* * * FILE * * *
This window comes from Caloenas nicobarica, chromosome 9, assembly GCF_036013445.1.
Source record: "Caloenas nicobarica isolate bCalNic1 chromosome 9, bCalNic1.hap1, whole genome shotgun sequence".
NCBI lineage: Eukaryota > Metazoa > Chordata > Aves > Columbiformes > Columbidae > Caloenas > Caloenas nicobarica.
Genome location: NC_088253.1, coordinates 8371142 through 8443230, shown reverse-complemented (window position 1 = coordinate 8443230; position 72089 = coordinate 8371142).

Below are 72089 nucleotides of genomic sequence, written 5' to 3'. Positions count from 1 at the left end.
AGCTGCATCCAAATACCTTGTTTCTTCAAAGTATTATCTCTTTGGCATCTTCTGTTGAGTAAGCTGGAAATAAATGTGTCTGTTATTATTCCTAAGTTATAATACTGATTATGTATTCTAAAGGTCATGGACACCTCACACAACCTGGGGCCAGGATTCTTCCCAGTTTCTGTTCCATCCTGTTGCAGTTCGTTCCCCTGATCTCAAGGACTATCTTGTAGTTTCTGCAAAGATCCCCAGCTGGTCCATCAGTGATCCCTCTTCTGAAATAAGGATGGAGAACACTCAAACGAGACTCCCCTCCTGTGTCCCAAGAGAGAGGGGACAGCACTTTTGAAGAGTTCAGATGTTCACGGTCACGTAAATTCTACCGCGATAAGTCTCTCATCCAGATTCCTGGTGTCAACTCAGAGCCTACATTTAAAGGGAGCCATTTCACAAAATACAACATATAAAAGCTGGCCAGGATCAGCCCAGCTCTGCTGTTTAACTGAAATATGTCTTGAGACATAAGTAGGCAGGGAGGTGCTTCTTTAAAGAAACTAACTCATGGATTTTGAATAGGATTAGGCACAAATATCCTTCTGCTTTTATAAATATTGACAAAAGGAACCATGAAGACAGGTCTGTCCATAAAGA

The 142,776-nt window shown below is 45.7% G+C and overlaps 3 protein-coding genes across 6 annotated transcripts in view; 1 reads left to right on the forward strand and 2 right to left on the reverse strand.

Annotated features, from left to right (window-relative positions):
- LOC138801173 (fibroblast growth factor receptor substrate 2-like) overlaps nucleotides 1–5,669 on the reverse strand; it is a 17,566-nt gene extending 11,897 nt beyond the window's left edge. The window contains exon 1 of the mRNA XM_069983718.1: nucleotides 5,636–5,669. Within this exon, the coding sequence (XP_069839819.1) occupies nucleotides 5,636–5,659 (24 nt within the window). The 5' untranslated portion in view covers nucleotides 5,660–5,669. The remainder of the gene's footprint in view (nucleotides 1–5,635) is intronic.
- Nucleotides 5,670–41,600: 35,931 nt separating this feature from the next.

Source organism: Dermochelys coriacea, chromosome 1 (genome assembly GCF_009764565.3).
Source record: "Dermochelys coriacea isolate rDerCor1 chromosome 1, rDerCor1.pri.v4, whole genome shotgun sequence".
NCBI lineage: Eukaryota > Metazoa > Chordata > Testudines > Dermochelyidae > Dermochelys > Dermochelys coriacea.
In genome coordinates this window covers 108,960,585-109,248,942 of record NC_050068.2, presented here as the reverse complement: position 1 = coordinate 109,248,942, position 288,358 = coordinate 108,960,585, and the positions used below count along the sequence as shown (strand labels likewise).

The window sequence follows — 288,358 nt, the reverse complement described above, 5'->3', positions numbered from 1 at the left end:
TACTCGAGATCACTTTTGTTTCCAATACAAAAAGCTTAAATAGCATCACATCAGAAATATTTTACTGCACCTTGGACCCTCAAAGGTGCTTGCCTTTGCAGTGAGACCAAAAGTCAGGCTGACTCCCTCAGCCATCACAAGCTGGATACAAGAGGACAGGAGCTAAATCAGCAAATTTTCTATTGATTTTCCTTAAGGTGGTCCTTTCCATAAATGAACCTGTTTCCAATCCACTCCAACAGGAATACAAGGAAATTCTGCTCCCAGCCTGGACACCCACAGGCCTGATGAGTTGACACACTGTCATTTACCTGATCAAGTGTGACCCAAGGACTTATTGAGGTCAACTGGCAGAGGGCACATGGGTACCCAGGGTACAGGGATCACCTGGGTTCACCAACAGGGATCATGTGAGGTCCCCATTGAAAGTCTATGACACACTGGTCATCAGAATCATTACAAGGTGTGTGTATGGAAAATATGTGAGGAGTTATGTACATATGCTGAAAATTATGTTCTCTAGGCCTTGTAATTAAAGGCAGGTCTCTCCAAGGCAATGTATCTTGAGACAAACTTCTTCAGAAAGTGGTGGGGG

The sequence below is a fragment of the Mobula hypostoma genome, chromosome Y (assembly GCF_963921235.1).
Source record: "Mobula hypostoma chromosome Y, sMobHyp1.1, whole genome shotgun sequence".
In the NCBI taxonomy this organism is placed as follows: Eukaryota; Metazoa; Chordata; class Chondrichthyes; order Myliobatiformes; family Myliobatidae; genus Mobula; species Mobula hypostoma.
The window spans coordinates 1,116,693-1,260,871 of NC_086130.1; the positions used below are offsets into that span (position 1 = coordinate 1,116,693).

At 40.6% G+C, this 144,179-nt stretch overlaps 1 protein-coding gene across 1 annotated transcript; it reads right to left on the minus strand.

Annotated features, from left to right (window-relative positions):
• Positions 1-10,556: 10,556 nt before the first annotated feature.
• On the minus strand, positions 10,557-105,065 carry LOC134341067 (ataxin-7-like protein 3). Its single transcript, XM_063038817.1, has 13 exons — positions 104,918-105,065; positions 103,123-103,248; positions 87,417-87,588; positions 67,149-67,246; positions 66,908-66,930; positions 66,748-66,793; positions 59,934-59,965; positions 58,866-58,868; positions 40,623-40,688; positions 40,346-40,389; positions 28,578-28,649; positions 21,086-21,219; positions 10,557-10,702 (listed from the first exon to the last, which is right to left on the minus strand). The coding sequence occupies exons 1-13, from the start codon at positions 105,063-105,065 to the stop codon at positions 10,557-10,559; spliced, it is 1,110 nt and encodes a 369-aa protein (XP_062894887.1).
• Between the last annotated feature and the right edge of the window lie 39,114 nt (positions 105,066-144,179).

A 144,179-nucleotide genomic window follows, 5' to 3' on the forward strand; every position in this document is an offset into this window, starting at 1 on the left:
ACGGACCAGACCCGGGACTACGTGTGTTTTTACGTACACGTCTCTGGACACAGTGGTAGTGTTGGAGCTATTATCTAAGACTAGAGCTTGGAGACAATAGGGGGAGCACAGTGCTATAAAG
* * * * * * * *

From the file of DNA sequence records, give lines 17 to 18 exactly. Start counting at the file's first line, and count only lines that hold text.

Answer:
The sequence below is a fragment of the Mobula hypostoma genome, chromosome Y (assembly GCF_963921235.1).
Source record: "Mobula hypostoma chromosome Y, sMobHyp1.1, whole genome shotgun sequence".